I am desiring some speakers that can be hooked up to 2 different Amps at the same time. Being a neophyte in the audiophile community I am assuming this is referred to as Bi-Amping as opposed to Bi -Wiring.

At the same time, it seems very hard to even find a set of spkrs that are even described as Bi- Amp capable.

Am I getting this? Thank U--r
They may not be described as bi-ampable but all the speakers that have two sets of binding posts,one set for mids/treble and another set for bass are bi-ampable. There are many many speakers with this style of binding post, most have a jumper strap connecting the two sets. If there is no strap then most people used jumper wires, very few actually bi-amp as appealing as this may seem. Do a search for the complexities involved and why most people don't do it..
. . . not sure you really want this to be your primary criteria for speaker purchase. I would not. Rather, pick the speakers that sound like and look like what you really want, and cost w/i your budget. In all likelihood they will have dual binding posts (most do) and be "biampable" (most are). You can verify this as your last "tie breaking" decision.

I suggest you also read up on biamping. Search the archives here and you will find extensive discussion. It sounds like you are considering "passive biamping" which rarely produces a benefit as you will read in the archives. "Active biamping" is a whole 'nother undertaking and since it removes the crossover, you may not need to worry about whether the speakers have dual binding posts.
I have a friend who ran a tube amp on the high post and solid state for the low. Something didn't click so he sold both amps and purchased a more powerful and slightly more expensive solid state amp and used a very good jumper. In the end this worked out much better than the two dissimilar amps.
You are facing the following 3 scenarios:

1. Two identical amps is ideal and can be used without electronic crossover. There are amps that will have line level output terminals (XLR or RCA) that make things easier by connecting them one to another otherwise you'll have to use Y-conector at your preamp output. Preamp might as well have more than one output set which will make it suitable for bi-amplification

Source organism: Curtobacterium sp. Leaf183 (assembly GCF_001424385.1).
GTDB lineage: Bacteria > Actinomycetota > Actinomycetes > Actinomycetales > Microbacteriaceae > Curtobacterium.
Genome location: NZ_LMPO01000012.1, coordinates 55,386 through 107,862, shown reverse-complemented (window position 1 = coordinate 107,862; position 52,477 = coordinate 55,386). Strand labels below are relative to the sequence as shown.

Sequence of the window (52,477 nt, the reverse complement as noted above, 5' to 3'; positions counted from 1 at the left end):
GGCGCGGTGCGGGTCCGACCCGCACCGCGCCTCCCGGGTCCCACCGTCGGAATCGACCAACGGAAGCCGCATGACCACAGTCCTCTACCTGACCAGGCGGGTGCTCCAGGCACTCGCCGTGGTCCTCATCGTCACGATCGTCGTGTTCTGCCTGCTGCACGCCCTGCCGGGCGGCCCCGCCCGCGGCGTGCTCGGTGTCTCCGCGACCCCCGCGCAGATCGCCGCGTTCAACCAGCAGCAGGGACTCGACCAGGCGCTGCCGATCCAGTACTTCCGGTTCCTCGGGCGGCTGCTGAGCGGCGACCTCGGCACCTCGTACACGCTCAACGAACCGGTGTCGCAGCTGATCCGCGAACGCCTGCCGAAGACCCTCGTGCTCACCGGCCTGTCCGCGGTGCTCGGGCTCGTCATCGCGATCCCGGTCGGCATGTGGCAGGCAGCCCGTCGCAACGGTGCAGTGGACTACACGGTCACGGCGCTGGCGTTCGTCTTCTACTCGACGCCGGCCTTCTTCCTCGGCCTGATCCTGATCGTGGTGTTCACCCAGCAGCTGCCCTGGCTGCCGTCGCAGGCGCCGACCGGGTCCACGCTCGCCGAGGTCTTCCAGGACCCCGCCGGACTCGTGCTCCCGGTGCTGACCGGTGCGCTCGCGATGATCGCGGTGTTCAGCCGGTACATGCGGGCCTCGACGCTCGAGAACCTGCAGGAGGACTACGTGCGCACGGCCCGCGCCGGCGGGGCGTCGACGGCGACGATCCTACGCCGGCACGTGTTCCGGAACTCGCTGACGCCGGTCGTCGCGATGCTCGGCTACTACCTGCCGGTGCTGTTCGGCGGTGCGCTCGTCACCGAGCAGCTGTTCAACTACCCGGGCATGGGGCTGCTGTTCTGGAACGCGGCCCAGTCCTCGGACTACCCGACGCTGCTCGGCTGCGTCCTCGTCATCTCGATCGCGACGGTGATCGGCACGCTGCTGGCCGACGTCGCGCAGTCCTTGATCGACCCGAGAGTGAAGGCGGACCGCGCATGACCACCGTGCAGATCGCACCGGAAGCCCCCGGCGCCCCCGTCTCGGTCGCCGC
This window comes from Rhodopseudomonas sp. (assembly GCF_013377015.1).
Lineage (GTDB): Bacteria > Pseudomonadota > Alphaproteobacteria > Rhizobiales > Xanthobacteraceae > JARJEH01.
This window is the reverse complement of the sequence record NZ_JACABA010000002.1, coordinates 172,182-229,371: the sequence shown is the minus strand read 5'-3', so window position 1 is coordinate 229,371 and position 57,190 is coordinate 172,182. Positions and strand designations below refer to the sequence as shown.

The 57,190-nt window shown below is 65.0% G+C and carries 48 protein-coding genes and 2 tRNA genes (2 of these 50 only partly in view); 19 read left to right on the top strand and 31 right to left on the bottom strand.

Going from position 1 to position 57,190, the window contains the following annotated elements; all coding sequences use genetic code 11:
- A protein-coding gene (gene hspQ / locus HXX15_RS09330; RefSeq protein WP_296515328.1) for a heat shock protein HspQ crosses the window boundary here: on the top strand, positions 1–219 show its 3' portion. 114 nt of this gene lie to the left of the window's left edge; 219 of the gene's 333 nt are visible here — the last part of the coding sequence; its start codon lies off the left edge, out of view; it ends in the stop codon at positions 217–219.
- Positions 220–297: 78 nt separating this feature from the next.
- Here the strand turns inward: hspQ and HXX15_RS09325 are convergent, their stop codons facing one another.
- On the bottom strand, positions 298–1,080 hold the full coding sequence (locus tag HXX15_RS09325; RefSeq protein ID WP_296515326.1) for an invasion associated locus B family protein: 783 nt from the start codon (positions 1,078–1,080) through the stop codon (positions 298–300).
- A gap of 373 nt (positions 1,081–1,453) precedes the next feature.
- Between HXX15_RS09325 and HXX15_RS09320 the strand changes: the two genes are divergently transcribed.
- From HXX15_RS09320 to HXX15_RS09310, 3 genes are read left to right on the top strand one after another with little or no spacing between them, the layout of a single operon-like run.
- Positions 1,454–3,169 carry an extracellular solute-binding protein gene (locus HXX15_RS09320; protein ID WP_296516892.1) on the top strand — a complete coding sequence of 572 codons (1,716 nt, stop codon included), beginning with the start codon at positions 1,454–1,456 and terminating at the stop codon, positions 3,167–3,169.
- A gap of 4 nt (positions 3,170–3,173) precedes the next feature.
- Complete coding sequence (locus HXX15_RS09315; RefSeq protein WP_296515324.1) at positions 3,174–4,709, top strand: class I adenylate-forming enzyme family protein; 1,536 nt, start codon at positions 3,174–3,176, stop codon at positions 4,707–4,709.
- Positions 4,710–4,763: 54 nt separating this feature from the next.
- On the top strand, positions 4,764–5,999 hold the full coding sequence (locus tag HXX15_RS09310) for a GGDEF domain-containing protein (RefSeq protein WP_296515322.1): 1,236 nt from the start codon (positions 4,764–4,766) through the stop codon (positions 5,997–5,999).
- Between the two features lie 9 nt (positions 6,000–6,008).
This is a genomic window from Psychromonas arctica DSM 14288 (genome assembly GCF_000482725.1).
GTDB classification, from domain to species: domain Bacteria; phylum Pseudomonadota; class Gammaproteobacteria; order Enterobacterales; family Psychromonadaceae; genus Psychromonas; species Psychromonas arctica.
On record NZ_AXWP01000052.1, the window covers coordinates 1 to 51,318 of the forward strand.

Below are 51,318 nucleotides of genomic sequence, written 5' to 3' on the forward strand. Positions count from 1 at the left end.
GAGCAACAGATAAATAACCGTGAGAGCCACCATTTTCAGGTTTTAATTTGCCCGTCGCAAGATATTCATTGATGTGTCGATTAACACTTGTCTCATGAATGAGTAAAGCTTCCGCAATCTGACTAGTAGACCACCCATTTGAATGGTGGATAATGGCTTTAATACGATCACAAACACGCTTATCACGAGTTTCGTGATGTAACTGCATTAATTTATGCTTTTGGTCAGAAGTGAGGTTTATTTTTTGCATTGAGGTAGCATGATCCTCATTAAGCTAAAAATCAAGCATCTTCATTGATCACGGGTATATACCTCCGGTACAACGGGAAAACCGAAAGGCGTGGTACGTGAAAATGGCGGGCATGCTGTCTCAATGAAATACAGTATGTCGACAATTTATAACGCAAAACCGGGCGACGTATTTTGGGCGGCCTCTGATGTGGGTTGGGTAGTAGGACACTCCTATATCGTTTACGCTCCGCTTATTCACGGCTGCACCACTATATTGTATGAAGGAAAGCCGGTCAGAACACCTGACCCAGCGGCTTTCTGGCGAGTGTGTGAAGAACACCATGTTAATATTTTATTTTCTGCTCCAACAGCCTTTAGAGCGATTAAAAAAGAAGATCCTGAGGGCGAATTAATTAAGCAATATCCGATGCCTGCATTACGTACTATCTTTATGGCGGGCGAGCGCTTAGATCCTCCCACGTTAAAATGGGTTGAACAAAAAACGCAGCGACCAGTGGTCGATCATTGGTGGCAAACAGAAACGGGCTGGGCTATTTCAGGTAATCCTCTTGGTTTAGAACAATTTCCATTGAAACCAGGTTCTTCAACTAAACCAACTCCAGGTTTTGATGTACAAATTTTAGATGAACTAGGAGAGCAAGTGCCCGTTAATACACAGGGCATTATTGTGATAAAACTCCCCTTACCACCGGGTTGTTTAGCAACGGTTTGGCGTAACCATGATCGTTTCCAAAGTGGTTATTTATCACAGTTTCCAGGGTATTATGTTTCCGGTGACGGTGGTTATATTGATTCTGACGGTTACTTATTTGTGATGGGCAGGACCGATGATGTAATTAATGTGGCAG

2. Two different amps with different gains and output power. In this case if you just connect them to the speaker binding posts, you'll get overloaded or undefined bass depending which side the more powerful amp is connected to. For common sense sake we can assume that more powerful amp is connected to the low binding posts. The necessity of either electronic crossover or volume control is necessary. If volume control is used on larger poweramp, you simply will have a constant problem of tonal balance and instead of adjusting preamp volume control, you'll always have to adjust your bottom amp 'by ear' that will never be precise.

3. Opt out of biamping and get more powerful amp. THAT's my choice after trying out both above.
I agree with all the responses. But why are you starting off with 2 amps? Do you have a large room to fill or is the biamping for less noise/distortion reasons?
There is also horizontal and vertical biamping to the speakers. Please explain what you are attempting to achieve.
Apparently my prev conception of Biamping was incorrect. My hope was to hook up a Sansui 2000x & a Denon 395 to the same speakers at the same time for comparison. r
I thought that was your question, rather than biamping which is using two amps at once. You cant just hook up two amps to one speaker, as the signal from one amp will feed into the other amp through the combined speaker terminal connection. If you are trying to compare two amps, you need some sort of switching box to isolate one from the other so only one is hooked up to the speaker at a time.
Exactly-- the reason I came up with the idea is that I have a reverse box hooked up to my RCA outputs from my DAT that changes the L & R stereo channels.

I was hoping to configure the same sort of thing so as to compare amps on the same spkrs w/o actually changing the spkr wire hook-ups. Does anyone know if such a component exists?

Thanks for comments all.
This would probably be somewhat impractical as a separate component would be needed for L & R spkr.
If your preamp has balance control, you can swap sides and figure which one is better.